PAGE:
West Prep makes about-face

Byron Spencer, 17, remembers getting an eighth-grade report card three years ago that was "full of Fs."

Spencer wasn’t alone. Only 17 percent of his West Middle School class could read and perform math at grade level.

"Students were getting ripped off," said Michael Barton, principal of the school near Martin Luther King and Lake Mead boulevards. "They were getting a substandard education."

Edward Goldman, Clark County School District’s associate superintendent for educational services, said West was then the "worst performing middle school in the state."

Staffers were embarrassed.

"Our image has not been that great," said geometry teacher Kimberly McGee.

Things have changed since then, including the school’s name, which is now the Preparatory Institute, School for Academic Excellence at Charles I. West Hall, or West Prep for short. The middle school also began a transition to a K-12 campus in 2006-07.

Pride is on the upswing, with test scores showing dramatic improvement at West Prep.

On the state-required exams for high school graduation given in March, 97 percent of juniors, or 36 out of 37 students, were proficient in reading; 73 percent, or 27 out of 37, were proficient in math; and 65 percent, or 24 out of 37, were proficient in science.

Of the 37 juniors at West Prep, Barton estimated that 80 percent were enrolled as eighth-graders three years ago.

"We are really pleased with their progress," the principal said.

Districtwide results on the state proficiency exams are not expected for two weeks. West Prep has not gotten its sophomore results, but they are expected to be better than the junior class scores.

"The up-and-comers always want to do better," said David Webb, a guidance counselor.

Based on the performance of the juniors, West Prep’s high school program should make adequate yearly progress this year, as required by the federal No Child Left Behind Act, Barton said.

West’s elementary school program has met that standard.

The middle school is in its sixth year of falling short of the federal benchmark.

Because the elementary school and high school programs are newer additions, the law does not require them to show as much progress as the middle school, which has been making strides toward proficiency.

But working against the middle school is the influx of students from 54 feeder elementary schools, who come to West with "varying degrees of proficiency," Barton said.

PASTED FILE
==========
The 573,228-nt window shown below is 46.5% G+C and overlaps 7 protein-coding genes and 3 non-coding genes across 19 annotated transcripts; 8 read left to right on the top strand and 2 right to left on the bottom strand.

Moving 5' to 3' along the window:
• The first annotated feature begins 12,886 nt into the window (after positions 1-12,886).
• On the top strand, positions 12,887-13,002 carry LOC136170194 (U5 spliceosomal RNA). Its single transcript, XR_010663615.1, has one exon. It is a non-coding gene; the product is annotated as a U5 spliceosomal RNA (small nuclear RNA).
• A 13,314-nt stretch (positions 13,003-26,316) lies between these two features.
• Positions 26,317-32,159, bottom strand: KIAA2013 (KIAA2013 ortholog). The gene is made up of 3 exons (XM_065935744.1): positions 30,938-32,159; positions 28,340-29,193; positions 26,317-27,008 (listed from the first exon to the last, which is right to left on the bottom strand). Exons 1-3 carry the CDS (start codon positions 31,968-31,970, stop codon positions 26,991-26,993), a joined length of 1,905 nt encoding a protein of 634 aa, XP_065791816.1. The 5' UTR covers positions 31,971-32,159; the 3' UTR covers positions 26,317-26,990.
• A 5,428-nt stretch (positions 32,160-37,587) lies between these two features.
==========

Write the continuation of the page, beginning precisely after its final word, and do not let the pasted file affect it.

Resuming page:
The middle school’s enrollment is at 1,000 students. West’s total enrollment for grades K-4 and 6-11 is 1,590.

Enrollment is expected to grow to 1,750 students next year with the addition of fifth and twelfth grades.

Barton said the middle school should improve when its elementary students advance to sixth grade.

Because West was considered a "failing school" at the end of 2005-06, about 350 students exercised their option to leave for another school.

"We’re still losing some, but not as many," Barton said.

When Barton took over near the end of 2005-06, he kept only 13 of 67 staff members.

"Some were good teachers who were trapped (by circumstances)," he said. "Some didn’t care."

Because of the school’s poor performance, the district promised the community to put more resources into the school, Goldman said.

At $12,962, per-pupil funding for West Prep’s middle school and high school students is about twice the district’s average of $6,913, according to 2006-07 figures, the most recent numbers available.

"Obviously I’m biased, but I think spending more in education can make a difference when the money is used appropriately," Barton said.

West Prep qualifies for extra federal funding because it serves a low-income area. Last year, 80 percent of the students were poor enough to qualify for the free and reduced lunch program.

West also is in a neighborhood where Hispanics are the growing demographic. About 20 percent of the students are limited English speakers.

Junior Erick Macias, 16, said he started his freshman year "not knowing English, nothing."

He has passed all three state proficiency tests and wants to pursue a career in computer engineering.

Jhoana Valentin, 17, began ninth grade after moving to Las Vegas from the Philippines.

"It’s really different," she said. "I feel like I’m very important. I feel like they really watch out for you."

The extra funding at West means that students benefit from class sizes of fewer than 25 students, compared with average classes of 32 students at other district high schools. West students also have a longer instruction day, from 8 a.m. to 3:30 p.m. compared with 7 a.m. to 1:30 p.m. at other high schools.

West offers a summer session so students can repeat failed classes or get ahead in credits. It also provides after-school tutoring and Saturday "boot camps" to get students ready for state proficiency exams.

Barton said he hopes the school’s academic performance and federal economic stimulus funds will shield the school from budget cuts next year.

Currently, the school has 250 high school students.

The smaller enrollment has its trade-offs. West has no sports teams and few electives. Spanish, for example, is the only foreign language offered.

High school students are given the option of playing sports for other schools. Few manage to do so because they need to arrange their own transportation.

Lakeem Ellis, 17, gave up football to attend West Prep as well as some Saturday mornings to prepare for the proficiency exams.

"My family wanted me to do well," Ellis said.

Contact reporter James Haug at jhaug@ reviewjournal.com or 702-374-7917.

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